A must have for every soul brother and sister! Everything is perfect here, the chemistry is right, Etta swindles from the sheer contempt of “Tell Mama”, to the poignancy of “The Love of my man”, to the exuberant “Security” and the moving “I’d rather go blind”….Five stars are not enough!!
A classic album from Etta recorded at Muscle Shoals, with deep soul backing that’s different than that used on many of her Chicago-recorded albums of the 60s! Etta’s back in hard-belting R&B-tinged territory here a bit more sophisticated than the 50s, with a good mix of hard soul numbers and ballads, opening up in some southern territory that really suits her well.
This is one of the greatest soul albums ever recorded, and is certainly among Etta James’ best work.
This is a @320 vinyl rip of my original Cadet record with covers.
A1 Tell Mama (2:20)
A2 I’d Rather Go Blind (2:33)
A3 Watch Dog (2:06)
A4 Love Of My Man (2:37)
A5 I’m Gonna Take What He’s Got (2:32)
A6 The Same Rope (2:39)
B1 Security (2:44)
B2 Steal Away (2:19)
B3 My Mother In Law (2:20)
B4 Don’t Lose Your Good Thing (2:26)
B5 It Hurts Me So Much (2:34)
B6 Just A Little Bit (2:11)
California singer, then plagued with personal demons, went to record her best 1960s Southern soul outpost Fame Studios in Muscle Shoals, Alabama, was where the work. Accompanied by the same house bluesmen who’d roweled Aretha Franklin just months earlier, James unleashes “Tell Mama” (a Top Forty hit in 1967), “I’d Rather Go Blind” (her magnum opus), and ten pearls of slightly lower luster. Her vocals throughout are paragons of female virility.
The ever-vivacious Etta James is one of R&B’s true greats, an artist whose work will always stand the test of time and this album, originally released in 1968, is one of her best-known and most powerful. More dynamic than expressive, James was a gal who clearly knew how to rock, capable of the same sort of expansiveness as Jimmy Rushing or even jump blues shouters such as Wynonie Harris, but also with a touch of the sleekness seen in Dinah Washington and Ella Fitzgerald. The “Tell Mama” album is a flawless, timeless crowd pleaser, packed with upbeat, compact material, a tailormade showcase for James’ mousy snarl. Backed by the best of the Muscle Shoals crew, this is music that can’t easily be faulted;
More soul than blues, Etta James’ “Tell Mama” originally came out in 1968 as a twelve-track LP. The sound is terrific, clear and realistic, as is the production by Rick Hall. And those who feel that Etta James’ Chess recordings featured too many violins and not enough power need to pick up “Tell Mama” right away!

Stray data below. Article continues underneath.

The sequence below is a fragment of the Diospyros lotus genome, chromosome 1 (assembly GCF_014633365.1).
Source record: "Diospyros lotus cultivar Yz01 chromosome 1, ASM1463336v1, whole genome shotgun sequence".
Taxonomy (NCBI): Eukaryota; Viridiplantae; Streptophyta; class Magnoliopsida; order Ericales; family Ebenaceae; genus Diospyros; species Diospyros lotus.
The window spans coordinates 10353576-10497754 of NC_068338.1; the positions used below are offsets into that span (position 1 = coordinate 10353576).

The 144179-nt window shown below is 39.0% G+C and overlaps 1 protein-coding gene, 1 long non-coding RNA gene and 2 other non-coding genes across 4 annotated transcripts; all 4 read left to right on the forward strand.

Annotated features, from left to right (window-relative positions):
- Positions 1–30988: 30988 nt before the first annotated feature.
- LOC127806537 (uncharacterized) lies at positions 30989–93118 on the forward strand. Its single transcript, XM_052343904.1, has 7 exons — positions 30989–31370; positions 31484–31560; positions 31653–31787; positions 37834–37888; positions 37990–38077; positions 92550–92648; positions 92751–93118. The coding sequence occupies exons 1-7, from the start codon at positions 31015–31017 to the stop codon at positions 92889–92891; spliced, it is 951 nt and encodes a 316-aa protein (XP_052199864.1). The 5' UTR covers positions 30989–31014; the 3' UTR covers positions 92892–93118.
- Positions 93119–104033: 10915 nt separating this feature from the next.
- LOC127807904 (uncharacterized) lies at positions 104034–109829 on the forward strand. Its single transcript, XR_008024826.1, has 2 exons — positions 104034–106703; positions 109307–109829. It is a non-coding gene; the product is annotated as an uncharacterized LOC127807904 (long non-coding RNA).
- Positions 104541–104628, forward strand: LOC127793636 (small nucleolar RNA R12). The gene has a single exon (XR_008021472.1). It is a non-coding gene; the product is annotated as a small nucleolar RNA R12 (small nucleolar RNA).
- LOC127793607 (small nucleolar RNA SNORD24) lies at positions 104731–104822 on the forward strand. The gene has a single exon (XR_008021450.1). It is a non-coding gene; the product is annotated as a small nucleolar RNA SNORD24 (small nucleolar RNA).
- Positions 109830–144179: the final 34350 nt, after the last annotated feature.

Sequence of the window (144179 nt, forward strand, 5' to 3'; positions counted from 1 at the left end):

The original album was top-notch in its own right, featuring the all-time classic soul ballad “I’d Rather Go Blind”, excellent covers of Ed Townsend’s “I’m Gonna Take What He’s Got”, Otis Redding’s “Security” and Jimmy Hughes’ “Don’t Lose Your Good Thing”, and a couple of driving up-tempo numbers, most notably Don Covay’s “Watch Dog” and the magnificent title track.
Etta James never sounded better than during these four 1967-1968 sessions, and the various musicians never set a foot (or a finger) wrong.
There really isn’t a single weak track among the twelve songs originally issued. Even practically unknown songs like the swaggering soul stomper “My Mother In Law” and the slow “It Hurts Me So Much”, which have never been covered by anyone and don’t appear on any of Etta James’ compilation albums, are highly enjoyable, and Etta’s rendition of “Just A Little Bit” (AKA “I Just Want A Little Bit”) is a supremely funky slice of soul-blues.
Having already been an established leading soul singer for 13 years and having 18 R&B hits to her name, in 1967 Etta went to record in Alabama at the legendary Muscle Shoals studio. The result was her most accomplished album, on which her voice had been mixed to perfection, allowing her to sound strong on the previously distorted high notes. James was rightly seen in a different light as one of the great soul voices of all time as she belted out powerful tracks such as “The Love Of My Man” and “Watch Dog.” Her slower numbers were equally arresting, including the wonderful “I’d Rather Go Blind.”